As discussed earlier in this guide, updates consist of two parts: metadata that describes what an update is useful for, and the files to install the update on a computer. Microsoft mitigates the risk of sending update files over an unencrypted channel by signing each update. In addition to signing each update, a hash is computed and sent with the metadata for each update. When an update is downloaded, WSUS checks the digital signature and hash. If the update has been tampered with, it is not installed.
Limitations of WSUS SSL Deployments
There are two limiting issues that administrators considering WSUS SSL deployments need to know about.
Securing your WSUS deployment with SSL increases the workload of the server. You should plan for about a 10-percent loss of performance because of the additional cost of encrypting all metadata sent over the wire.
If you are using remote SQL, the connection between the WSUS server and the server running the database is not secured with SSL. If the database connection must be secured, consider the following recommendations:
Put the database on the WSUS server (the default WSUS configuration).
Put the remote server running SQL and the WSUS server on a private network.
Deploy Internet Protocol security (IPsec) on your network to secure network traffic.
The Overview of IPsec Deployment page offers guidance on how to deploy IPsec in your environment.
Configuring SSL on the WSUS Server
The most important thing to remember when configuring the WSUS server to use SSL is that WSUS requires two ports in this configuration: one for encrypting metadata with HTTPS and one for clear HTTP. When you configure IIS to use the certificate, keep the following points in mind:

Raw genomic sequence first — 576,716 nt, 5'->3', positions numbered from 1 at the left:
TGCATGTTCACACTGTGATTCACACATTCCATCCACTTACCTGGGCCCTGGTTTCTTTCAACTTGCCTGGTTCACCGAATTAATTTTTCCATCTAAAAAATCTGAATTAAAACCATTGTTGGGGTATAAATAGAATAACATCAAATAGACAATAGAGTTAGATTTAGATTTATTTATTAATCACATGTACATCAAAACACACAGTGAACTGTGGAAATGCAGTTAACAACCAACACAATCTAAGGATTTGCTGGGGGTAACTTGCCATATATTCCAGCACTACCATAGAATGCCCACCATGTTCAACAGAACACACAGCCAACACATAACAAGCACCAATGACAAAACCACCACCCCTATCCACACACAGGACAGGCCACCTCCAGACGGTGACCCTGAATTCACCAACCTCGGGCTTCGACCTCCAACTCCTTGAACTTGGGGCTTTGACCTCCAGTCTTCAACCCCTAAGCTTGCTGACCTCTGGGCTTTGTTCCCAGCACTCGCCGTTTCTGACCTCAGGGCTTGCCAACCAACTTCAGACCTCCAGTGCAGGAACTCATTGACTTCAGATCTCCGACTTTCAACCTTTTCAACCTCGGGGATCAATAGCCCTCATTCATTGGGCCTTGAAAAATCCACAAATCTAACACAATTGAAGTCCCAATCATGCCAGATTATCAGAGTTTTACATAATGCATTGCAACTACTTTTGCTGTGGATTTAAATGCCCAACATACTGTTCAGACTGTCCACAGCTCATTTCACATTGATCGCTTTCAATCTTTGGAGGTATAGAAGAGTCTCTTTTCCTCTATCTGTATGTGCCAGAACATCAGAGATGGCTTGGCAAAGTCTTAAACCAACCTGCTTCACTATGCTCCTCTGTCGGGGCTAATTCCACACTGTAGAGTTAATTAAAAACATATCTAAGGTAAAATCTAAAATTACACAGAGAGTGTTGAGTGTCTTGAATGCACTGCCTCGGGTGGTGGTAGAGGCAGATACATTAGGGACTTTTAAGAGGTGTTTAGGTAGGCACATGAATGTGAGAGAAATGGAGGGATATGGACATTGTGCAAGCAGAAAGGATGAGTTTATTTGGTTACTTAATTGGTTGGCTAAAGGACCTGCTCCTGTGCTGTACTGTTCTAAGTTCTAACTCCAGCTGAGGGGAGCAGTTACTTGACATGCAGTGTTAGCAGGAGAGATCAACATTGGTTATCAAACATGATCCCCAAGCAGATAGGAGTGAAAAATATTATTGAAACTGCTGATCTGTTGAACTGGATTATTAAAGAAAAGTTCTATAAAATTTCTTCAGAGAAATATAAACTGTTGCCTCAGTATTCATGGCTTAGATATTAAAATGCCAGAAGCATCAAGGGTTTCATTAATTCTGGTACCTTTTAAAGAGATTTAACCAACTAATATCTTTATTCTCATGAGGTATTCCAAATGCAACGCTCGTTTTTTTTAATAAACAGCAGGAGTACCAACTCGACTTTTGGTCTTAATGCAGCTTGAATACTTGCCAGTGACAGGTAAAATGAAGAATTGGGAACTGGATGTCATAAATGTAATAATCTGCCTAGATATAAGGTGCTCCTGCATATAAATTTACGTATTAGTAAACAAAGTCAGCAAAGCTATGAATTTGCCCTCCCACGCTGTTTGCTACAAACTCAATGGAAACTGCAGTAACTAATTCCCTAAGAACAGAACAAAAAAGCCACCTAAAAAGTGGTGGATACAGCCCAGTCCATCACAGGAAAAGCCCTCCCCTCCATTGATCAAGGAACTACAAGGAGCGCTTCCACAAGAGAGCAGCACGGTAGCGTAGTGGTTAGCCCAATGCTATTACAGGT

You cannot set up the entire WSUS Web site to require SSL. This would mean that all traffic to the WSUS site would have to be encrypted, but WSUS only encrypts metadata traffic. When a client computer or another WSUS server attempted to get update files from WSUS, the transfer would fail because there is no way for WSUS to distribute the file by using plain HTTP.
To keep WSUS Web site as secure as possible, only require SSL for the following virtual roots:
To keep WSUS functioning, you should not require SSL for the following virtual roots:
The certificate on downstream WSUS servers has to be imported into either the Local Computer's Trusted Root CA store or Windows Server Update Service's Trusted Root CA store. If the certificate is only imported to the Local User's Trusted Root CA store, the downstream WSUS server will fail server authentication on the upstream server.
You can use any port you like when you configure IIS to use SSL. However, the port you set up for SSL determines the port that WSUS uses for clear HTTP. Consider the following examples:
If you use the industry standard port of 443 for HTTPS traffic, then WSUS uses port 80 for clear HTTP traffic, which is the industry standard for HTTP.
If you use any other port for HTTPS traffic, WSUS assumes the clear HTTP traffic should be sent over the port that numerically precedes the port for HTTPS. For example, if you use port 8531 for HTTPS, WSUS uses 8530 for HTTP.
If you change the port number or want to use HTTPS to access the WSUS administration console, you have to create a new shortcut on your Start menu with the new URL in order to access the WSUS administration console from the Start menu. See Help and Support in Windows Server 2003 for information about creating shortcuts.
Sample SSL URLs to Access WSUS Administrative Console
This section includes sample URLs to use for accessing the WSUS administrative console when you have configured WSUS to use SSL.
Accessing WSUS Administrative Console by Using Industry Standard Port Assignments for SSL
If you were to install WSUS to the default site, and then set up SSL to use industry standard port assignments, you would use the following URL to access the WSUS administrative console over a secure connection:
Remember that if you change WSUS port assignments after installation and you are using SSL, WSUS uses the rules noted above to assign a port for the HTTP protocol.
Accessing WSUS Administrative Console by Using Custom Port Assignments for SSL